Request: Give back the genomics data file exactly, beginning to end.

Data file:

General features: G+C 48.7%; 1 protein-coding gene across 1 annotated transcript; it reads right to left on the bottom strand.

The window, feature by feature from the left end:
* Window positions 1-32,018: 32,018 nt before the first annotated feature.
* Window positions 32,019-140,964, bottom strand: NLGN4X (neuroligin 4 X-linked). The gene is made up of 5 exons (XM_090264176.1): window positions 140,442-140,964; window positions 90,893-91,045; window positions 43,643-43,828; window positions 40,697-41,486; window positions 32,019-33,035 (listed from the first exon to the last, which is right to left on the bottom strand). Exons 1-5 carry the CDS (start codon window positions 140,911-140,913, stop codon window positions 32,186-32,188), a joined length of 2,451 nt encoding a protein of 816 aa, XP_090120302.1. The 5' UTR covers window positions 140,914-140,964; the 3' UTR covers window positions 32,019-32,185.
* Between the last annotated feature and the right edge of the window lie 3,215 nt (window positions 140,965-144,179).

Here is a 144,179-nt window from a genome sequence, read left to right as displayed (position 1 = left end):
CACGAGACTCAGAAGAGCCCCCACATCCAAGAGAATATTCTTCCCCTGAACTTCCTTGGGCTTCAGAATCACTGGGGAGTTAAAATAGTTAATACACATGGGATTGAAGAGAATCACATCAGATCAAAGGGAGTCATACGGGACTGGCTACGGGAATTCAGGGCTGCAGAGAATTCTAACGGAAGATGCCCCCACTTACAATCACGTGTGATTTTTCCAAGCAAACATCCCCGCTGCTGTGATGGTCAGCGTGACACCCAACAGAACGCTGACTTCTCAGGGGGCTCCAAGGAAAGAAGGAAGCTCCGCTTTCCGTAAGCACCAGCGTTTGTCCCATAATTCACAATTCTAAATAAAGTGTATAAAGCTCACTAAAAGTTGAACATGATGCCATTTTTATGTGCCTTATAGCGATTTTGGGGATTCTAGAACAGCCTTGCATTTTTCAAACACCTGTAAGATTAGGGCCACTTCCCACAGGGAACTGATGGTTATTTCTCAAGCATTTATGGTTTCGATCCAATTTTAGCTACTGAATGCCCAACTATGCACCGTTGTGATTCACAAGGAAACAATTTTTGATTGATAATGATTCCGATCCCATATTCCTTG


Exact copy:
General features: G+C 48.7%; 1 protein-coding gene across 1 annotated transcript; it reads right to left on the bottom strand.

The window, feature by feature from the left end:
* Window positions 1-32,018: 32,018 nt before the first annotated feature.
* Window positions 32,019-140,964, bottom strand: NLGN4X (neuroligin 4 X-linked). The gene is made up of 5 exons (XM_090264176.1): window positions 140,442-140,964; window positions 90,893-91,045; window positions 43,643-43,828; window positions 40,697-41,486; window positions 32,019-33,035 (listed from the first exon to the last, which is right to left on the bottom strand). Exons 1-5 carry the CDS (start codon window positions 140,911-140,913, stop codon window positions 32,186-32,188), a joined length of 2,451 nt encoding a protein of 816 aa, XP_090120302.1. The 5' UTR covers window positions 140,914-140,964; the 3' UTR covers window positions 32,019-32,185.
* Between the last annotated feature and the right edge of the window lie 3,215 nt (window positions 140,965-144,179).

Here is a 144,179-nt window from a genome sequence, read left to right as displayed (position 1 = left end):
CACGAGACTCAGAAGAGCCCCCACATCCAAGAGAATATTCTTCCCCTGAACTTCCTTGGGCTTCAGAATCACTGGGGAGTTAAAATAGTTAATACACATGGGATTGAAGAGAATCACATCAGATCAAAGGGAGTCATACGGGACTGGCTACGGGAATTCAGGGCTGCAGAGAATTCTAACGGAAGATGCCCCCACTTACAATCACGTGTGATTTTTCCAAGCAAACATCCCCGCTGCTGTGATGGTCAGCGTGACACCCAACAGAACGCTGACTTCTCAGGGGGCTCCAAGGAAAGAAGGAAGCTCCGCTTTCCGTAAGCACCAGCGTTTGTCCCATAATTCACAATTCTAAATAAAGTGTATAAAGCTCACTAAAAGTTGAACATGATGCCATTTTTATGTGCCTTATAGCGATTTTGGGGATTCTAGAACAGCCTTGCATTTTTCAAACACCTGTAAGATTAGGGCCACTTCCCACAGGGAACTGATGGTTATTTCTCAAGCATTTATGGTTTCGATCCAATTTTAGCTACTGAATGCCCAACTATGCACCGTTGTGATTCACAAGGAAACAATTTTTGATTGATAATGATTCCGATCCCATATTCCTTG